U.S.A. –-(Ammoland.com)- On Friday, March 23, 2018, Attorney General Sessions announced that the Bureau of Alcohol, Tobacco, Firearms and Explosives (ATF) is set to publish proposed rulemaking to classify bump-stocks as machineguns. The Notice of Proposed Rulemaking (NPRM) has not yet been published in the Federal Register, but it is available on DOJ’s website.
If adopted, the proposed rule will amend ATF’s regulations in 27 C.F.R. Part 479 to “clarify” ATF’s interpretations of the statutory terms “single function of the trigger,” “automatically,” and “machinegun” as follows:
- “Single function of the trigger” will mean “single pull of the trigger.”
- “Automatically” will mean “as the result of a self-acting or self-regulating mechanism that allows the firing of multiple rounds through a single pull of the trigger.”
- The term “machinegun” will include a device that allows semiautomatic firearms to shoot more than one shot with a single pull of the trigger by harnessing the recoil energy of the semiautomatic firearm to which it is affixed so that the trigger resets and continues firing without additional physical manipulation of the trigger by the shooter (commonly known as bump-stock-type devices.
This proposed rulemaking is in response to the shootings that occurred on October 1, 2017 in Las Vegas, in which the shooter used a bump-fire stock that ATF had classified previously as NOT being a machinegun. Consequently, this rulemaking, if adopted, will supplant any and all prior letter rulings that are inconsistent so that any bump-stock device that allows continuous firing without additional physical manipulation of the trigger by the shooter will qualify as a machinegun. Further, if the final rule is adopted as proposed, current possessors of bump-stock devices will be obligated to dispose of those devices. This is because of the strict prohibitions the Gun Control Act imposes on the possession and transfer of machineguns manufactured after May 19, 1986 (see 18 U.S.C. Sec. 922(o)). However, it is important to remember the NPRM is only a proposed rule, and ATF is requesting comments from the public on how to address bump-stock-type devices that private parties currently possess (see below). Parties potentially affected by this rule should review the NPRM and provide comments by the deadline, which will be 90 days after the NPRM is published in the Federal Register. At this date, we do not know what the deadline will be for comments because the NPRM has not yet been posted officially on the Federal Register’s website for public inspection. We will follow up with another alert once the NPRM is officially published.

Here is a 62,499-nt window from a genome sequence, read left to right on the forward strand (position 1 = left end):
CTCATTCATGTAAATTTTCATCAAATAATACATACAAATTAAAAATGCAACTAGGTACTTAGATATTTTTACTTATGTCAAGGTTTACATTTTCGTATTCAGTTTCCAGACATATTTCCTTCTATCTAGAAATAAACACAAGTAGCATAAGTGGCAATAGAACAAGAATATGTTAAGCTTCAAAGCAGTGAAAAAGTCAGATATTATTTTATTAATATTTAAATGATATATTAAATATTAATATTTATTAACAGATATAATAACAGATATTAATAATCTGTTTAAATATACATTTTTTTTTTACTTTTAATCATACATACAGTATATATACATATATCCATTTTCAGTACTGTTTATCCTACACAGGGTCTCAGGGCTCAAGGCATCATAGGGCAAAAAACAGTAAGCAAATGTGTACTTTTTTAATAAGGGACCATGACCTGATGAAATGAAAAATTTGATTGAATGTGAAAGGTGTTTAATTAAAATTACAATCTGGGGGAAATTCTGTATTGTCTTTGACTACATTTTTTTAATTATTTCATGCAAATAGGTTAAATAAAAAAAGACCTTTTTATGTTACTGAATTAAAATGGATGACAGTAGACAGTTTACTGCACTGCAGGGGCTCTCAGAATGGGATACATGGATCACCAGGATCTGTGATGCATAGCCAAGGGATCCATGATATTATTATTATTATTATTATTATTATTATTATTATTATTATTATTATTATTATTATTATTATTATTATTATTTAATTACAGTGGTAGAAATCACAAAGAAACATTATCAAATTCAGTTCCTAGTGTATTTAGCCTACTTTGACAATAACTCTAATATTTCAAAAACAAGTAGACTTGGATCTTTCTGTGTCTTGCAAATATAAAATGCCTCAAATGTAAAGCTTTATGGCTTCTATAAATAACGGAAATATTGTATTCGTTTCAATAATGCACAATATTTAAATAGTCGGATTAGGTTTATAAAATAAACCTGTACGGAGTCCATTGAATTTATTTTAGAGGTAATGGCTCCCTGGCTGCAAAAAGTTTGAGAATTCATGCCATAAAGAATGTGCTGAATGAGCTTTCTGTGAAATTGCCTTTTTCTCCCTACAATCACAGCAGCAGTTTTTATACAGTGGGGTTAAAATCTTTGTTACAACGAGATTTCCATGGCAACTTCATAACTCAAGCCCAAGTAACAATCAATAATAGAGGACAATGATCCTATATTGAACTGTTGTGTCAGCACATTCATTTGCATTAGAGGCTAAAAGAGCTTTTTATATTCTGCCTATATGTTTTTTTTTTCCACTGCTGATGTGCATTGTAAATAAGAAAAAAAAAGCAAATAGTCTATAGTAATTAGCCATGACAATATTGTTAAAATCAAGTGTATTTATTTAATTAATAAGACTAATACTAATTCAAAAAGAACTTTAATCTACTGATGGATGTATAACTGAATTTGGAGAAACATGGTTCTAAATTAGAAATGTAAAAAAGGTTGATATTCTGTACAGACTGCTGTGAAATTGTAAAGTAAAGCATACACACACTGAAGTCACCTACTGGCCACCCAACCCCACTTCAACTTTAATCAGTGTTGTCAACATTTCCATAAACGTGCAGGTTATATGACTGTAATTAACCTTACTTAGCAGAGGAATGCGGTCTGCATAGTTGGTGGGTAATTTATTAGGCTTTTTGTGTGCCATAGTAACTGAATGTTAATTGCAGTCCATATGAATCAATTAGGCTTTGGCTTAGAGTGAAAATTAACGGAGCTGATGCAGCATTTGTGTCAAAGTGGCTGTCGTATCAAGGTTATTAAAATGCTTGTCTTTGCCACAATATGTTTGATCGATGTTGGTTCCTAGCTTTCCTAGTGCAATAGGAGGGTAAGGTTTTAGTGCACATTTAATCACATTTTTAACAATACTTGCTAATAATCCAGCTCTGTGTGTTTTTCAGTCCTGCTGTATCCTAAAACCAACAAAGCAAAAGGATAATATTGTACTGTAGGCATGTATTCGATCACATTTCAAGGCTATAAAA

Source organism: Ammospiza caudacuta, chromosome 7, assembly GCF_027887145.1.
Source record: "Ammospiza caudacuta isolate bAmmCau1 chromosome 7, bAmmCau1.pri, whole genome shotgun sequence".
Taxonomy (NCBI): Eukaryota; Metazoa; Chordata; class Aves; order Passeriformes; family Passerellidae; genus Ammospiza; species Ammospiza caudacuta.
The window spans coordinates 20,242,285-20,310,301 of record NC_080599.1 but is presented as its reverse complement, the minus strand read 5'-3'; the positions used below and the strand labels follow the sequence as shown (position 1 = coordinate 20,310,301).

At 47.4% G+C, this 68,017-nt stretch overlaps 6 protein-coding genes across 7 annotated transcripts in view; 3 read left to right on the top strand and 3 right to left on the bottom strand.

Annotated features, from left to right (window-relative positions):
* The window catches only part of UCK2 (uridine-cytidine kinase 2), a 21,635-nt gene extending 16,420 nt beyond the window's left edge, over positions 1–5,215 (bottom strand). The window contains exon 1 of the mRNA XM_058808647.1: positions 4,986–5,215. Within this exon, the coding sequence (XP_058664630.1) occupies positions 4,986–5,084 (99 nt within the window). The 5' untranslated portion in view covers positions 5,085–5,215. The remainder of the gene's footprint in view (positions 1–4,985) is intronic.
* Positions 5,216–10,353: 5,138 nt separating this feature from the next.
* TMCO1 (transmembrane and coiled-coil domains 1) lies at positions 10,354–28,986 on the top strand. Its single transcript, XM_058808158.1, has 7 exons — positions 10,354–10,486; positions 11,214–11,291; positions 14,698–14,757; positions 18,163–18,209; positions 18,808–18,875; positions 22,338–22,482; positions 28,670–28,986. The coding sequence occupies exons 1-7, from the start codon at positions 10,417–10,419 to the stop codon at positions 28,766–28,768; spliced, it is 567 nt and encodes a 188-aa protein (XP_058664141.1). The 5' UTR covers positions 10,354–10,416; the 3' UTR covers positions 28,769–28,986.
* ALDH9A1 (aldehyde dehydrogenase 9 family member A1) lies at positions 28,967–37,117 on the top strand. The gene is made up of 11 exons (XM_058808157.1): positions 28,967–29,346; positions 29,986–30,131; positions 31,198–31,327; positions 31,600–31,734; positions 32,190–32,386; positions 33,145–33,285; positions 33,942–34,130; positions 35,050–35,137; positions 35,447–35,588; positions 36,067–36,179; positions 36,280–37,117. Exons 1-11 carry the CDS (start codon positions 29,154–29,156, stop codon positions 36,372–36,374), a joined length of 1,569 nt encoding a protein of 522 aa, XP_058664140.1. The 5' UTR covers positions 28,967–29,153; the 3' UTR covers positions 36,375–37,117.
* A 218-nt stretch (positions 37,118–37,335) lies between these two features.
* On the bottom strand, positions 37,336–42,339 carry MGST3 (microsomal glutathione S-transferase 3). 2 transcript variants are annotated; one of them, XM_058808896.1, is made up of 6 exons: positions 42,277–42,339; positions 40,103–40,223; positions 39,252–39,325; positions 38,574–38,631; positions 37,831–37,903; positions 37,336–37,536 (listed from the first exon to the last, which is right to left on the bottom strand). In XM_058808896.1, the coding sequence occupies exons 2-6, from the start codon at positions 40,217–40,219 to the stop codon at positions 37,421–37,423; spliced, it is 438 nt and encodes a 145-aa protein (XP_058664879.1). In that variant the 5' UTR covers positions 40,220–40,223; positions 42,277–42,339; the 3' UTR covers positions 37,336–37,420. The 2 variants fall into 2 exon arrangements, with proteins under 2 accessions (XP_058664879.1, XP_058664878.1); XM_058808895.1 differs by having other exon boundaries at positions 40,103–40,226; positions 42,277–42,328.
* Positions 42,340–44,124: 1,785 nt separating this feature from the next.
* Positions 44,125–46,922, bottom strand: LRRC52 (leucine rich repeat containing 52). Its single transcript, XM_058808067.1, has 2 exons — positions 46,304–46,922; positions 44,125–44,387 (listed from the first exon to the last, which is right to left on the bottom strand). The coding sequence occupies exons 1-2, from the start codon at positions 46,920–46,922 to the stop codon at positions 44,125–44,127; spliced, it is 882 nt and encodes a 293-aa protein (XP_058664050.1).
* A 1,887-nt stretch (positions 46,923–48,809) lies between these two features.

Past ATF Classifications of Bump-Stock-Type Devices
In 2002, the Akins Group submitted to ATF for classification its newest product, the Akins Accelorator, a rifle stock designed to be used with a semiautomatic rifle that allowed the continuous firing with a single pull of the trigger. When the shooter pulled the trigger, springs in the Akins Accelorator caused the firearm to cycle back and forth with each shot so that the trigger finger remains in a constant pull, allowing continuous firing without further action by the shooter until the shooter takes his or her finger off the trigger or the magazine is emptied. ATF initially classified the Akins Accelerator as not a machinegun because the agency interpreted “single function of the trigger” to mean a single movement of the trigger itself as opposed to a single pull by the shooter.